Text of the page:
Volunteering with All Hands and Hearts In the US Virgin Islands
In November, my Dad and I spent 16 days working as disaster recovery volunteers in the US Virgin Islands. In the fall of 2017, the islands were hit by back to back category 5 hurricanes within just weeks of each other. It is estimated that 97% of the buildings on St. Thomas suffered damage. While many of the tourist destinations were quickly rebuilt, there is a different story as you leave the cruise ship terminal and head into the hills where the locals live. My Dad and I chose to spend our time there because we know the simple value that a hard working pair of hands can add to a project. We were willing to get down and dirty, working long days and living in less than comfortable positions in an effort to give someone else a fresh start.
I've decided to start with sharing the story of our base life while in St. Thomas. One of the biggest assumptions that people made when we told them about our trip was that we would be staying in cushy hotels on the beach, eating Caribbean lobster and sipping fruity drinks. I won't lie... one night I sought out the two latter items, splurging on a meal out at a restaurant where everyone assumed we had taxied over from the cruise terminal. But most of the time, we were found living in a condemned school, sleeping in bunk beds nailed together from scrap 2x4s and plywood, a bug net draped over an air mattress, if you were one of the lucky ones who scored them before the other incoming volunteers. We were fortunate to have running water which allowed for cold showers in the moldy locker room where you were careful not to drop your clean-ish shorts into the 3 inches of standing water. Before you emerged from the shower, having washed off the sweat of a hard day's work, you were sure to coat yourself down with as much deet as you could find in an effort to battle the relentless mosquitoes. Meals were served family style, some 50ish volunteers and employees gathered around picnic tables eating salad with spoons because there were never enough forks. Our base had an absolutely incredible chef who worked hard each day to feed us and try to keep us energized for the next day's work. After dinner we played trivia, watched movies, or set off for rum punch at the local watering hole. When lights out was called at 9:30 each night, we were grateful to crawl into our bunks and lie under the warm air of a box fan, powered by a generator which would attempt to keep us cool enough through the night. The morning began around 6:30 as we volleyed for our turn at the sink, the coffee pot, or with the jelly for our lunch's PBJ. By 7 am we had our assignments and were loaded into vans and driven off to the day's work site where we spend the day doing shoveling belongings in homes that had sat exposed, building roofs, sanitizing mold, rebuilding day care centers... generally whatever we could do to provide someone with a better life. We'd wrap up around 4 pm, heading back for the nightly meeting to discuss the day's events, new projects, and the stories of the volunteers who made up our unique nexus.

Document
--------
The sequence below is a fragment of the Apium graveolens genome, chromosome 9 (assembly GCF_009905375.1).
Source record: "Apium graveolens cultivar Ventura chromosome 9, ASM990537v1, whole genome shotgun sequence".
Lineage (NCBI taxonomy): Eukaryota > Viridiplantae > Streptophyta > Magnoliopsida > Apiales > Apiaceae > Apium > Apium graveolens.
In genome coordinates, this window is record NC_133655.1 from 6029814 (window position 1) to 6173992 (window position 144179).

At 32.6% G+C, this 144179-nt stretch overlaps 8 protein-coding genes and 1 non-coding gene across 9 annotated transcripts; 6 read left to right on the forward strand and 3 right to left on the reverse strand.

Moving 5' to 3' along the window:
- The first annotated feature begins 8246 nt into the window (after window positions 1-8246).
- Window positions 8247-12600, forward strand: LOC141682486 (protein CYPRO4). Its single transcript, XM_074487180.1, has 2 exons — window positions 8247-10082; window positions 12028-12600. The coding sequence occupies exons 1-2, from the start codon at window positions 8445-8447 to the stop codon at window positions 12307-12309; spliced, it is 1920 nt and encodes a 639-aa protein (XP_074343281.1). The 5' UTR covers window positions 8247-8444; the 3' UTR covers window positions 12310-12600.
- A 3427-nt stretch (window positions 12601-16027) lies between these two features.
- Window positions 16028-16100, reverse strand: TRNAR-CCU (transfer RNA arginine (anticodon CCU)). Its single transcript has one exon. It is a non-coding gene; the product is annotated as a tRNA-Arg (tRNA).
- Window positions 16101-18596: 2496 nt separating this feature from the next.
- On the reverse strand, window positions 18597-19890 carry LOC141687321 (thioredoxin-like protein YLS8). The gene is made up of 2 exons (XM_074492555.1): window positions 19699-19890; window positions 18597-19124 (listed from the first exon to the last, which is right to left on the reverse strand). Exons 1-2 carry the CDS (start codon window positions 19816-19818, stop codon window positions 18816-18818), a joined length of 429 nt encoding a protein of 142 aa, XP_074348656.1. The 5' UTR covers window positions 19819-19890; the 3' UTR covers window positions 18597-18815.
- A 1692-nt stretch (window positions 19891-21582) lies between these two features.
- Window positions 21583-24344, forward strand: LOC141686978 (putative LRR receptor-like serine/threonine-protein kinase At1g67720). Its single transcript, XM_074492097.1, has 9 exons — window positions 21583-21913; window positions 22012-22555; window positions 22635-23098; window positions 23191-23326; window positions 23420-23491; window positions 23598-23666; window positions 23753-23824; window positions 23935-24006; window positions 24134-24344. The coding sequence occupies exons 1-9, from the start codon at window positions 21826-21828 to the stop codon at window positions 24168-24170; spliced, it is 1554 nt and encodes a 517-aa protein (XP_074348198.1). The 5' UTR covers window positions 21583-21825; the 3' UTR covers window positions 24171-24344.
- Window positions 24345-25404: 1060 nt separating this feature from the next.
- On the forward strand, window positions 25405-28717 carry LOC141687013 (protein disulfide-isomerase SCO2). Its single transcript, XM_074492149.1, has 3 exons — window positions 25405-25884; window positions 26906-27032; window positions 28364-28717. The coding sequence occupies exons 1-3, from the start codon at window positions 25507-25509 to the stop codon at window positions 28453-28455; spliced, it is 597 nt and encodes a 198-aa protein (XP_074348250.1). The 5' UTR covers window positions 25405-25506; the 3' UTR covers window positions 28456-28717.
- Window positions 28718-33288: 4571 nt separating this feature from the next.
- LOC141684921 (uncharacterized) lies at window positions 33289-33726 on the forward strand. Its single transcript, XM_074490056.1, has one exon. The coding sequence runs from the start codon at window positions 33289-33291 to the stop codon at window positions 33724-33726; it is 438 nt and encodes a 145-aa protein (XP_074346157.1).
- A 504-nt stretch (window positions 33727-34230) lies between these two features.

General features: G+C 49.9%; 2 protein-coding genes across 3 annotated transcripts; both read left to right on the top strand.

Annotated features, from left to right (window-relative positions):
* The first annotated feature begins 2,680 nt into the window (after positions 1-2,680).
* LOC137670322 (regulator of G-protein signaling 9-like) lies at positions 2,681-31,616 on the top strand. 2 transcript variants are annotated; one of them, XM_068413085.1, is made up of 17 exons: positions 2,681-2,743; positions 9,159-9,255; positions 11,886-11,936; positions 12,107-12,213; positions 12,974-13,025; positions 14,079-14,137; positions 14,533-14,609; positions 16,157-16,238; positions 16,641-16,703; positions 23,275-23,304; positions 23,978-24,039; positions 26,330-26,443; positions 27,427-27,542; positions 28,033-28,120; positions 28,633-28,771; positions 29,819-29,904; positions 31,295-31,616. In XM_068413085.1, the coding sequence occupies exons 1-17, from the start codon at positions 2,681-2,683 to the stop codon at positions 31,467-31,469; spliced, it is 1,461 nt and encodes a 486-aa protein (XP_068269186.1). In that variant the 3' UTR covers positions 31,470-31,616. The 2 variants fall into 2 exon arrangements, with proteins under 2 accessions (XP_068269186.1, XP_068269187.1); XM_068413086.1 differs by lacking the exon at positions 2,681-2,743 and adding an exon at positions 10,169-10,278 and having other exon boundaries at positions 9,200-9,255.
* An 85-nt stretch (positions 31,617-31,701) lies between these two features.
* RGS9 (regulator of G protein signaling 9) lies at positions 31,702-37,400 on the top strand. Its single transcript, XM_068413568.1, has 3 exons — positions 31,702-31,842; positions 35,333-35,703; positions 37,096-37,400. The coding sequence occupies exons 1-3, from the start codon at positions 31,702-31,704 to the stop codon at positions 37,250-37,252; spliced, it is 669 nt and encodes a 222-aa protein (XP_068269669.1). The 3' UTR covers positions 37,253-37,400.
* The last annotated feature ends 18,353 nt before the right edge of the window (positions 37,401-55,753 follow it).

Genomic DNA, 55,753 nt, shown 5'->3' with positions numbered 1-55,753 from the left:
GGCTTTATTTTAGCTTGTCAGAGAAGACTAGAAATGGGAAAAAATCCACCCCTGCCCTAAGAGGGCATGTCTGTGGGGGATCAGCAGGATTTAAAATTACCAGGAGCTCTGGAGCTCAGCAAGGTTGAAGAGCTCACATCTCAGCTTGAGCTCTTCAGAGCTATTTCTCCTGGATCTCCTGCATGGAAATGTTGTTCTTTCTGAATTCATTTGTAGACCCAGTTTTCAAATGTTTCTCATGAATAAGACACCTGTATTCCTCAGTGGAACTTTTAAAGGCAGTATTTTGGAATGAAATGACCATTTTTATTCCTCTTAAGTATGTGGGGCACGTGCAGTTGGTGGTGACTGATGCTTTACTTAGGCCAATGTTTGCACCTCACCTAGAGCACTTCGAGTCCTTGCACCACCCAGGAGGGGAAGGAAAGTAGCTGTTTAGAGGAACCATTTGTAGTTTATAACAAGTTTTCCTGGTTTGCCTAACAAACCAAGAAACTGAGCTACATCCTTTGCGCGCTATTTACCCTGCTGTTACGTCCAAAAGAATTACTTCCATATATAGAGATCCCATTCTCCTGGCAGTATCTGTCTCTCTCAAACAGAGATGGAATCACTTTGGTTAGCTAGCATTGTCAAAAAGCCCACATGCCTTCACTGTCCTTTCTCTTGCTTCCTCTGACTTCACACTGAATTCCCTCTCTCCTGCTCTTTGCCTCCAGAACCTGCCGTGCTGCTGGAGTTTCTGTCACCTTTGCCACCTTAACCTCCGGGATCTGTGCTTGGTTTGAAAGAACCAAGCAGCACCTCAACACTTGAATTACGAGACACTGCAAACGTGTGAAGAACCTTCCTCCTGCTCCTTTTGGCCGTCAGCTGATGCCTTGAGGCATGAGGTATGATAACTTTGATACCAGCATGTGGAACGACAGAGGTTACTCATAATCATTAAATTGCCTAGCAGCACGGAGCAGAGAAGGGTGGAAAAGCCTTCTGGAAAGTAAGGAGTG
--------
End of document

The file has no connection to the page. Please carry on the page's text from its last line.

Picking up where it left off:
I wanted to be sure to paint an accurate picture of what life was like on an All Hands and Hearts base. It's hard. It's dirty. It's hot. But it is also hopeful, and happy, and friendly. There is laughter and teasing, there is hugging and crying. There are stories shared from the day's experiences in between arguments over who stole the best boombox. There is always someone who wants to walk to the grocery store with you to pick up a bag of M&Ms for your lunch box. There are groups gathering for afternoon fitness, book clubs, a walk to the beach, meditation and card games. There are jazz festivals and local high school football games and groups heading off to church. There are constantly friendships forming and relationships strengthening among the volunteers. There are visits from homeowners dropping off cookies to say thank you and there are ice cream parties at a completed project. There are lessons on how to use tools, how to perform first aid, and unintentional lessons on how to be a better human. Everyone there has one thing in common... they cared enough to sign up. We were brought together with the simple goal of trying to make a difference. Life in a disaster zone is not for everyone. Had the conditions been worse, it might not have been for me. But as it was, it was perfect. I loved almost every single minute of my time with All Hands and Hearts and I'm already thinking of a way that I can work with them again. I can't say enough about the organization, the teams that I was a part of, or the incredible people that came into my life as a result of this experience.